Consejo Promocion Turistica De Mexico/ CPTM Promo, Case study MEXICO: RESETTING THE MEDIA DIALOGUE by Ogilvy & Mather USA

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MEXICO: RESETTING THE MEDIA DIALOGUE

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Industry Destinations (Countries & Places)
Media Promo & PR, Case study
Market United States
Agency Ogilvy & Mather USA
Released March 2011

Credits & Description

Category: Best Use of Media Relations
Advertiser: CONSEJO DE PROMOCION TURISTICA DE MEXICO
Product/Service: COUNTRY PROMOTION
Agency: OGILVY PUBLIC RELATIONS
Executive Vice President: Jennifer Risi (Ogilvy Public Relations)
Vice President: Joshua Levin (Ogilvy Public Relations)
Account Director: Tara Mullins (Ogilvy Public Relations)
Account Director: Rachael Rees (Ogilvy Public Relations)
Account Executive: Kimberly Ryan (Ogilvy Public Relations)
Assistant Account Executive: Kimberly Miller (Ogilvy Public Relations)
Assistant Account Executive: Kelsey Garvey (Ogilvy Public Relations)
Media Influence: Rachel Mcpherson (Ogilvy Public Relations)
Media placement: Media Relations - - 1 March 2011
Media placement: General PR - - 1 March 2011

Summary of the Campaign
Mexico has long conjured images of exotic beauty, ancient civilization and cities rich in culture and gastronomical delights. But a bloody drug war, stemming from the government’s determination to free Mexico from the stranglehold of the drug cartels, drastically altered Mexico’s image overnight, to its detriment. Media coverage sensationalised the violence, portraying the country as unsafe to work, live and even visit.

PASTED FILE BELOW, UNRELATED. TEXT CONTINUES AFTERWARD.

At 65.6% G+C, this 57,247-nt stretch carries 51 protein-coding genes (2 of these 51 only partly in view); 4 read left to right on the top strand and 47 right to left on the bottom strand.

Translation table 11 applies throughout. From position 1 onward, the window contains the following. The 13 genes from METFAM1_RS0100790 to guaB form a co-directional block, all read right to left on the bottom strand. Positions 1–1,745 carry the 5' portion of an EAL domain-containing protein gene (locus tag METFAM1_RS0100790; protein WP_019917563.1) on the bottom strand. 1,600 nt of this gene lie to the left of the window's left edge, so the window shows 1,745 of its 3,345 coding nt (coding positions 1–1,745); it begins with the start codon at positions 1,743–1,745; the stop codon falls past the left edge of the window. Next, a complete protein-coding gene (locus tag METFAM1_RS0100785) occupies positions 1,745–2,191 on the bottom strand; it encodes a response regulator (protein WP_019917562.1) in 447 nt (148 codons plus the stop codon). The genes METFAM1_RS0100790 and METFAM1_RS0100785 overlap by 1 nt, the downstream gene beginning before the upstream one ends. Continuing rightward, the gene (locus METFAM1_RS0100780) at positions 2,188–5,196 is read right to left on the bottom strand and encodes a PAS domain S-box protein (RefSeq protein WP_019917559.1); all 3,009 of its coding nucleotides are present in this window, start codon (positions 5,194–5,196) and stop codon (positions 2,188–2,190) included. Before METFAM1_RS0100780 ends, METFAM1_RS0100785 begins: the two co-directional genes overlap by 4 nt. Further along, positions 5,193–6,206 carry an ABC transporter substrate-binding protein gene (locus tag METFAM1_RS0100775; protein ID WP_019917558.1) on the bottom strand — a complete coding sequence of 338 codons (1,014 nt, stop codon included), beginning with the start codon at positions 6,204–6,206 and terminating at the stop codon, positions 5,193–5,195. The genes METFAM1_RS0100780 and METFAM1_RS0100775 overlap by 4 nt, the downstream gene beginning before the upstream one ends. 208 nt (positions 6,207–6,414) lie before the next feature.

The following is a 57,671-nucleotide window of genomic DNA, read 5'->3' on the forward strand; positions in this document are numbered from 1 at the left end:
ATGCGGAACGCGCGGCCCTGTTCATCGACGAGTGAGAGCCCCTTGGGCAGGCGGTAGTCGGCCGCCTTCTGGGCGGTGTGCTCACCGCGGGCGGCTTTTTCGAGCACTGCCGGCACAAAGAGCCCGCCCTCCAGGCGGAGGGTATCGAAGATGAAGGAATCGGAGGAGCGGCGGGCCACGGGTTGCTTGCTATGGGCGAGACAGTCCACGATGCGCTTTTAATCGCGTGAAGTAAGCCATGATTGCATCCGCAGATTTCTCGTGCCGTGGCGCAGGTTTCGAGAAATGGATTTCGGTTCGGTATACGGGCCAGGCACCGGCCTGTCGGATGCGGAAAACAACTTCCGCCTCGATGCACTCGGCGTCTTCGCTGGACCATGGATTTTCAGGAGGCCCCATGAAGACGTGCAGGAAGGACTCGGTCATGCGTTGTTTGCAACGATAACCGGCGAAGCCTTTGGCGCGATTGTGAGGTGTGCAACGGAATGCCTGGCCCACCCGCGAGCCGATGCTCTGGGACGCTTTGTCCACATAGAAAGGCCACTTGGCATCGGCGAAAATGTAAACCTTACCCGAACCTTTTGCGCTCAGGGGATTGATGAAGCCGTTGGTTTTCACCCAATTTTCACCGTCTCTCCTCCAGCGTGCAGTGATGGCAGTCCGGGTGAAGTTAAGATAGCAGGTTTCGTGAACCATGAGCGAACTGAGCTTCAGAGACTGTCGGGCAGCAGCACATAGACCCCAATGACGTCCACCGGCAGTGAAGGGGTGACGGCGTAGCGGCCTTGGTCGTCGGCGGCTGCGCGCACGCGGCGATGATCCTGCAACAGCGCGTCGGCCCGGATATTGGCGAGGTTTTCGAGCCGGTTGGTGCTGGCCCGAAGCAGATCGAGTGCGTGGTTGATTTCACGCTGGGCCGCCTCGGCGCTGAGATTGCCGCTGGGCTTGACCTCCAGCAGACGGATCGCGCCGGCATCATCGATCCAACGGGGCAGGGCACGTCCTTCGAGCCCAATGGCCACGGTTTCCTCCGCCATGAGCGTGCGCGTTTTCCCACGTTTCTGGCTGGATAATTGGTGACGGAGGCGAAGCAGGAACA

The Government of Mexico sought to counteract the hyperbolic headlines with facts, consistently promoting Mexico’s good-news stories. By resetting the media dialogue and sharing the untold story of Mexico, we ignited the renaissance of Mexico’s reputation while bringing tourists and foreign investors back to its shores.

By aggressively engaging global media and using key Mexican officials as spokespeople throughout US media tours, the campaign isolated the violence issue and assured the public that Mexico was safe for travel. Stemming from the media tour, the US State Department narrowed travel warnings.

Global media relations efforts generated 350 media interviews, more than the previous 3 years combined, and research indicated the tone of coverage shifted from 'negative/neutral' to 'neutral/positive'. A tourism revival and investment resurgence have boosted Mexico’s economy despite a global recession, even bringing cruise ships back to Mexican ports.

The Situation
Once a popular tourist destination known for its luxurious beaches and rich culture, Mexico’s image dramatically changed overnight to the battlefield of an ugly cartel war. Forgotten were the stunning landscapes and heritage cuisine, as the media sensationalised the entire country as a god forsaken war zone, to the detriment of Mexico’s tourism sector and investment reputation. The Government of Mexico asked for help in countering headlines of beheadings and drug seizures which dominated the 24/7 news cycle. The team combated this phenomenon with the simple truth, promoting positive accounts of Mexico’s tourism offerings to restore its reputation and economy.

The Goal
Research indicated that key audiences’ perceptions of Mexico were in a downward spiral and the bombardment of negative messages through global media channels perpetrated doubt and insecurity in the minds of influential investors, policymakers and the global traveling public.